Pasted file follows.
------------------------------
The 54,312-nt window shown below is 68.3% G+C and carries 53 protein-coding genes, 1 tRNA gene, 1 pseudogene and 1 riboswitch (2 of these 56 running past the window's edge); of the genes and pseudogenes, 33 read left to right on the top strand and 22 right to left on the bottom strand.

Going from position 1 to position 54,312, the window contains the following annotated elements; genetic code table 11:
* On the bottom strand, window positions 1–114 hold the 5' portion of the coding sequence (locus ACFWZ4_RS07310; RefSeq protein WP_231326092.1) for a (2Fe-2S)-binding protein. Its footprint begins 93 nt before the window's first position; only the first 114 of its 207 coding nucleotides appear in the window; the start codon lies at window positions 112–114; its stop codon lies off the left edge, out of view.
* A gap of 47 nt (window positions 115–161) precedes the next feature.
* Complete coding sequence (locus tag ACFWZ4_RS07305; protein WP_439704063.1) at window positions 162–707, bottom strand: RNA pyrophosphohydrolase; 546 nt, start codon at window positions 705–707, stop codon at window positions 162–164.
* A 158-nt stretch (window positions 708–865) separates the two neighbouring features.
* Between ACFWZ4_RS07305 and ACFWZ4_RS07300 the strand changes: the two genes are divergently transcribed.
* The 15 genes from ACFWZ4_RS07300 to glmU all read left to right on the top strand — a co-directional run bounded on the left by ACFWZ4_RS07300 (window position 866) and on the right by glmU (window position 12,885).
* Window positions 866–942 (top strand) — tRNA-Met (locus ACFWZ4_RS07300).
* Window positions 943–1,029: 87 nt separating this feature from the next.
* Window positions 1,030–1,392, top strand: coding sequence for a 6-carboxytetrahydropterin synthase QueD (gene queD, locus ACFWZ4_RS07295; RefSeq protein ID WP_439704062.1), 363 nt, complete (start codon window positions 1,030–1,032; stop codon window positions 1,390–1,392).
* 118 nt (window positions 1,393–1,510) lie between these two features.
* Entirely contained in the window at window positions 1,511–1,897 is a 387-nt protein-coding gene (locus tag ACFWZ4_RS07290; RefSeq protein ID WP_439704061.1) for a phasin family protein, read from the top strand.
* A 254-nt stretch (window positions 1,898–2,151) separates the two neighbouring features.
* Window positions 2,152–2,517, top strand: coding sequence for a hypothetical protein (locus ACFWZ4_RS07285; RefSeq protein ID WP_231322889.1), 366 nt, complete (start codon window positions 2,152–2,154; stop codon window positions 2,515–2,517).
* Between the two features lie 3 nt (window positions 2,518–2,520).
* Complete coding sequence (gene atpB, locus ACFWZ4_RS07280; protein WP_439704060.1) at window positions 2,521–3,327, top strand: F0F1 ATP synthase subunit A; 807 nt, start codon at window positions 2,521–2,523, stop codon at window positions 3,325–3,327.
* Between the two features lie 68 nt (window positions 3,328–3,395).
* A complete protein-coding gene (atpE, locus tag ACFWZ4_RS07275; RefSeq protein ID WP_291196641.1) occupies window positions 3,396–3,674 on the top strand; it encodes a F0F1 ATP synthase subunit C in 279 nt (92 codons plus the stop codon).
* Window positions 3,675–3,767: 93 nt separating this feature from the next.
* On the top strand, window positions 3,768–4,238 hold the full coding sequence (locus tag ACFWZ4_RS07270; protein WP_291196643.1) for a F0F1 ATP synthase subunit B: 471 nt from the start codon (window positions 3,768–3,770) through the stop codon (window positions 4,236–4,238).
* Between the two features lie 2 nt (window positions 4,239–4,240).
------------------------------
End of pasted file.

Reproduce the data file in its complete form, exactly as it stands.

The 54,312-nt window shown below is 68.3% G+C and carries 53 protein-coding genes, 1 tRNA gene, 1 pseudogene and 1 riboswitch (2 of these 56 running past the window's edge); of the genes and pseudogenes, 33 read left to right on the top strand and 22 right to left on the bottom strand.

Going from position 1 to position 54,312, the window contains the following annotated elements; genetic code table 11:
* On the bottom strand, window positions 1–114 hold the 5' portion of the coding sequence (locus ACFWZ4_RS07310; RefSeq protein WP_231326092.1) for a (2Fe-2S)-binding protein. Its footprint begins 93 nt before the window's first position; only the first 114 of its 207 coding nucleotides appear in the window; the start codon lies at window positions 112–114; its stop codon lies off the left edge, out of view.
* A gap of 47 nt (window positions 115–161) precedes the next feature.
* Complete coding sequence (locus tag ACFWZ4_RS07305; protein WP_439704063.1) at window positions 162–707, bottom strand: RNA pyrophosphohydrolase; 546 nt, start codon at window positions 705–707, stop codon at window positions 162–164.
* A 158-nt stretch (window positions 708–865) separates the two neighbouring features.
* Between ACFWZ4_RS07305 and ACFWZ4_RS07300 the strand changes: the two genes are divergently transcribed.
* The 15 genes from ACFWZ4_RS07300 to glmU all read left to right on the top strand — a co-directional run bounded on the left by ACFWZ4_RS07300 (window position 866) and on the right by glmU (window position 12,885).
* Window positions 866–942 (top strand) — tRNA-Met (locus ACFWZ4_RS07300).
* Window positions 943–1,029: 87 nt separating this feature from the next.
* Window positions 1,030–1,392, top strand: coding sequence for a 6-carboxytetrahydropterin synthase QueD (gene queD, locus ACFWZ4_RS07295; RefSeq protein ID WP_439704062.1), 363 nt, complete (start codon window positions 1,030–1,032; stop codon window positions 1,390–1,392).
* 118 nt (window positions 1,393–1,510) lie between these two features.
* Entirely contained in the window at window positions 1,511–1,897 is a 387-nt protein-coding gene (locus tag ACFWZ4_RS07290; RefSeq protein ID WP_439704061.1) for a phasin family protein, read from the top strand.
* A 254-nt stretch (window positions 1,898–2,151) separates the two neighbouring features.
* Window positions 2,152–2,517, top strand: coding sequence for a hypothetical protein (locus ACFWZ4_RS07285; RefSeq protein ID WP_231322889.1), 366 nt, complete (start codon window positions 2,152–2,154; stop codon window positions 2,515–2,517).
* Between the two features lie 3 nt (window positions 2,518–2,520).
* Complete coding sequence (gene atpB, locus ACFWZ4_RS07280; protein WP_439704060.1) at window positions 2,521–3,327, top strand: F0F1 ATP synthase subunit A; 807 nt, start codon at window positions 2,521–2,523, stop codon at window positions 3,325–3,327.
* Between the two features lie 68 nt (window positions 3,328–3,395).
* A complete protein-coding gene (atpE, locus tag ACFWZ4_RS07275; RefSeq protein ID WP_291196641.1) occupies window positions 3,396–3,674 on the top strand; it encodes a F0F1 ATP synthase subunit C in 279 nt (92 codons plus the stop codon).
* Window positions 3,675–3,767: 93 nt separating this feature from the next.
* On the top strand, window positions 3,768–4,238 hold the full coding sequence (locus tag ACFWZ4_RS07270; protein WP_291196643.1) for a F0F1 ATP synthase subunit B: 471 nt from the start codon (window positions 3,768–3,770) through the stop codon (window positions 4,236–4,238).
* Between the two features lie 2 nt (window positions 4,239–4,240).